A multiancestry study identifies novel genetic associations with CHRNA5 methylation in human brain and risk of nicotine dependence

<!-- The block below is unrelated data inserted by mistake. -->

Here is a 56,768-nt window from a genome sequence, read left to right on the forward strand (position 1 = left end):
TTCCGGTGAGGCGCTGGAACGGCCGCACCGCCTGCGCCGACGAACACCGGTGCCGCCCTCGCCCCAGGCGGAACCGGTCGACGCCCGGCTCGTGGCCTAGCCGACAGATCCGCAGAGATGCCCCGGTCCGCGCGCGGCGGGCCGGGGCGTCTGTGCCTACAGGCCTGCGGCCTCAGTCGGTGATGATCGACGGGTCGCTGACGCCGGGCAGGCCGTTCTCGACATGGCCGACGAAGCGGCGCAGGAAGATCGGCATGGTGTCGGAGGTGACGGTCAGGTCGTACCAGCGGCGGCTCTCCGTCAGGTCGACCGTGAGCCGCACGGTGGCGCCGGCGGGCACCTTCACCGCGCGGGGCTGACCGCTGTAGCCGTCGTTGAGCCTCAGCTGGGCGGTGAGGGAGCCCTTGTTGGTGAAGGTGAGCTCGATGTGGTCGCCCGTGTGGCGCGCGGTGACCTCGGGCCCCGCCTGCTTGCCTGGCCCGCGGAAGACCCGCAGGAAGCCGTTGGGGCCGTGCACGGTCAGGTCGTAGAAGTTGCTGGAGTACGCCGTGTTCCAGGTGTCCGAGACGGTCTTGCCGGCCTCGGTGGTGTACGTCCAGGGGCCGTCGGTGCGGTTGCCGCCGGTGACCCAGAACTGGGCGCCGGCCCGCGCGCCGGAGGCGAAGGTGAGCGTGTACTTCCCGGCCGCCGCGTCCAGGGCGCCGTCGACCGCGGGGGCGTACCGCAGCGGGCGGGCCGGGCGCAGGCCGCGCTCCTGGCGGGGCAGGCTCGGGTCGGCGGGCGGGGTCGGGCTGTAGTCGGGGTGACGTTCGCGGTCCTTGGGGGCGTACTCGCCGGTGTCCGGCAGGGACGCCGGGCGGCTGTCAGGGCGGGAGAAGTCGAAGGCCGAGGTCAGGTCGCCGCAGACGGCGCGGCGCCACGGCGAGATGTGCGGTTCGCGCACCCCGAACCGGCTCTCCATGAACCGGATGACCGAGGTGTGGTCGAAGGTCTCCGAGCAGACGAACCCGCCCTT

Nicotine dependence is influenced by chromosome 15q25.1 single nucleotide polymorphisms (SNPs), including the missense SNP rs16969968 that alters function of the alpha 5 nicotinic acetylcholine receptor (CHRNA5) and noncoding SNPs that regulate CHRNA5 mRNA expression. We tested for cis-methylation quantitative trait loci (cis-meQTLs) using SNP genotypes and DNA methylation levels measured across the IREB2-HYKK-PSMA4-CHRNA5-CHRNA3-CHRNB4 genes on chromosome 15q25.1 in the BrainCloud and Brain QTL cohorts [total N = 175 European-Americans and 65 African-Americans (AAs)]. We identified eight SNPs that were significantly associated with CHRNA5 methylation in prefrontal cortex: P ranging from 6.0 x 10(-10) to 5.6 x 10(-5). These SNP-methylation associations were also significant in frontal cortex, temporal cortex and pons: P ranging from 4.8 x 10(-12) to 3.4 x 10(-3). Of the eight cis-meQTL SNPs, only the intronic CHRNB4 SNP rs11636753 was associated with CHRNA5 methylation independently of the known SNP effects in prefrontal cortex, and it was the most significantly associated SNP with nicotine dependence across five independent cohorts (total N = 7858 European ancestry and 3238 AA participants): P = 6.7 x 10(-4), odds ratio (OR) [95% confidence interval (CI)] = 1.11 (1.05-1.18). The rs11636753 major allele (G) was associated with lower CHRNA5 DNA methylation, lower CHRNA5 mRNA expression and increased nicotine dependence risk. Haplotype analyses showed that rs11636753-G and the functional rs16969968-A alleles together increased risk of nicotine dependence more than each variant alone: P = 3.1 x 10(-12), OR (95% CI) = 1.32 (1.22-1.43). Our findings identify a novel regulatory SNP association with nicotine dependence and connect, for the first time, previously observed differences in CHRNA5 mRNA expression and nicotine dependence risk to underlying DNA methylation differences.